Life expectancy on the rise for older women

Sep 05, 2013

Recent findings by the World Health Organization (WHO) show that around the world, life expectancy for women over age 50 is still increasing.

 

Recent findings by the World Health Organization (WHO) show that around the world, life expectancy for women over age 50 is still increasing.

Researchers calculated life expectancy from 1985 to 2012, using data collected from countries’ vital registration data or other sources of adult mortality data in countries without usable vital registration data. Regional distributions of death in women aged 50 and older used the WHO’s cause-of-death estimates from 2008.  Death registration data was used to find cause of death and data was interpolated for countries where data were missing. In cases where the cause of death was ill-defined, the authors  reassigned cause of death. Deaths were grouped into six cause categories: communicable diseases and nutritional deficiencies, cancers, cardiovascular diseases and diabetes mellitus, chronic respiratory diseases, other noncommunicable diseases, injuries.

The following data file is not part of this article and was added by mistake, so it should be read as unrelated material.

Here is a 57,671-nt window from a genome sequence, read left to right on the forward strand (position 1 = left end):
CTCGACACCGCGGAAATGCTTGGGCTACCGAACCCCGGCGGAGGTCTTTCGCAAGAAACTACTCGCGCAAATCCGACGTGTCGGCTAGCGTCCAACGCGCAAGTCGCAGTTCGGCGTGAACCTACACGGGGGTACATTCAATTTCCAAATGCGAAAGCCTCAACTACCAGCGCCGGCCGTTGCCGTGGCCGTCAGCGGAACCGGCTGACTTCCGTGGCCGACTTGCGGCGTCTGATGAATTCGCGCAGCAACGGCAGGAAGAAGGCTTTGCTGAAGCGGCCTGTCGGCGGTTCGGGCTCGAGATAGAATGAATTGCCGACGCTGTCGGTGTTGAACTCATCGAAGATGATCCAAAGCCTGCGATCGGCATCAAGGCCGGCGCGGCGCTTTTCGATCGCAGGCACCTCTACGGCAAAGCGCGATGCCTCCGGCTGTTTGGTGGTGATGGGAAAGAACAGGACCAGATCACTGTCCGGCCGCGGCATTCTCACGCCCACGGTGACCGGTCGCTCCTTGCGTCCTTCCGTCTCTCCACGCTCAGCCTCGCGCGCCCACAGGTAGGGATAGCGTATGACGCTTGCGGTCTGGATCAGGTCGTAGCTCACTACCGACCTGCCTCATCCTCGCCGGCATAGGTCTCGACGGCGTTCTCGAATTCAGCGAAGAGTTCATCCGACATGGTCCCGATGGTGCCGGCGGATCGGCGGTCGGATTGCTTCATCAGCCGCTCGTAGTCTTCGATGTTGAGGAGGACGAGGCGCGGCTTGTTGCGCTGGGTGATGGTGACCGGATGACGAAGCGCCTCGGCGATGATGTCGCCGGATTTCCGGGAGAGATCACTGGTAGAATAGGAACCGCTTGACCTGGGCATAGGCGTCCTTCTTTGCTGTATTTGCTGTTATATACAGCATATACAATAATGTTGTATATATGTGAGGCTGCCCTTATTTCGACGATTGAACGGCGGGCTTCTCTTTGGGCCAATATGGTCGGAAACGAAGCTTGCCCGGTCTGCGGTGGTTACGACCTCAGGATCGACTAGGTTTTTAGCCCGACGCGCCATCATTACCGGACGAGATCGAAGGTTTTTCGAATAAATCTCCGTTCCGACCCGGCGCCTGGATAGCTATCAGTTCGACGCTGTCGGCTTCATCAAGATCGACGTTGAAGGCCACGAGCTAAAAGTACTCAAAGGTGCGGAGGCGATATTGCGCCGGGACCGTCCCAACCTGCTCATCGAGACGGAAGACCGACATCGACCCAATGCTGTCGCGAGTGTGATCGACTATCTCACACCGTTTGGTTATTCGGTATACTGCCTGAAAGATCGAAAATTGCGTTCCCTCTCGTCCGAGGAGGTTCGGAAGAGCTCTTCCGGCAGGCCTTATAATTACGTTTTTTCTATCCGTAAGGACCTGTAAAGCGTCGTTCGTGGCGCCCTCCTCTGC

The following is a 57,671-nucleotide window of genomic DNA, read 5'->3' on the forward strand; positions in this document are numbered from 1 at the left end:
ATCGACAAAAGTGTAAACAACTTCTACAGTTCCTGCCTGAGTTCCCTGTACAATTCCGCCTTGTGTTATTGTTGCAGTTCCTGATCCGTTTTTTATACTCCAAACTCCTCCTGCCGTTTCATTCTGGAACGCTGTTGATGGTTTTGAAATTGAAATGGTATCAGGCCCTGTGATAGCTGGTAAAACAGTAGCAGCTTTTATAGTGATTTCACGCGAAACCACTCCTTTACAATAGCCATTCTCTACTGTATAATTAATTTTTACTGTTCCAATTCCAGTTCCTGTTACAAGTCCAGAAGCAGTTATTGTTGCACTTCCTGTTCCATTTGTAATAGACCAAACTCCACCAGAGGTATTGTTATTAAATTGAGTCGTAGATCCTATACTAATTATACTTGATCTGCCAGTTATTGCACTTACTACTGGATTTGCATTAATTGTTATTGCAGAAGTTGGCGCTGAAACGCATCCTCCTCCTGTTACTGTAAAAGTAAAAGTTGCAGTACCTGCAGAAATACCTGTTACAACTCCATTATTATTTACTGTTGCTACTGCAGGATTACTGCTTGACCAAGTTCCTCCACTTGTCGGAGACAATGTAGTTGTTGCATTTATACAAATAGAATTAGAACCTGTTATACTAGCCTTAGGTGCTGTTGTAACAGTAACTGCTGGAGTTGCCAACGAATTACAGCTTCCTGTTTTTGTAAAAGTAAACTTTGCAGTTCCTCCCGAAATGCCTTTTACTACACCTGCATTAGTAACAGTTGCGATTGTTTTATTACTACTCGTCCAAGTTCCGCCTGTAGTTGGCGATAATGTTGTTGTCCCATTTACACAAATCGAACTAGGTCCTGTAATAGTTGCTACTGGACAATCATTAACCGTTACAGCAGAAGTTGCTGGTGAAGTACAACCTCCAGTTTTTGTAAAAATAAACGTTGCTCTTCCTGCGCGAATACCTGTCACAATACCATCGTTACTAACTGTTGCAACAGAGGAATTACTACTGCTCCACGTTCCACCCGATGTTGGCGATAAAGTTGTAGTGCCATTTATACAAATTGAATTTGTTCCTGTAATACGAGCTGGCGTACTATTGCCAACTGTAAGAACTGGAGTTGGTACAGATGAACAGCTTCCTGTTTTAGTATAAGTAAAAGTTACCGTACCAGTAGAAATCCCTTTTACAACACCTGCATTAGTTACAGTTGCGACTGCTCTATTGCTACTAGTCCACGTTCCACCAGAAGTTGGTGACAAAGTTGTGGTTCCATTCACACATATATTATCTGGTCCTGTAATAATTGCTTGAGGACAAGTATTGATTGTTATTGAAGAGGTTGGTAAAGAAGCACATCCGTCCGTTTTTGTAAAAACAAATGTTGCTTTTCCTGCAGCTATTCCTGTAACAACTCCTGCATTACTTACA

According to data, life expectancy at age 50 for women has increased, showing rapid gain in some countries like Japan and Brazil. In the United States, women over age 50 saw their life expectancy increase by roughly 1.8 years. Unfortunately countries undergoing difficult economic transitions (such as the Russian Federation) and facing the AIDS pandemic (like South Africa) have had life expectancy setbacks. Improvement in cancer treatments, better diabetes management, and lower rates of cardiovascular disease have all contributed to increased life expectancies in high-income countries.

Researchers project that life expectancy for women aged 50 and older will increase from 29 years in 2010 to 33 years in 2050. Because of the already high life expectancy in high-income countries, the greatest gains-5.7 years--are expected to be in South-East Asia and Western Pacific and in middle-income European countries (5.1 years).


 

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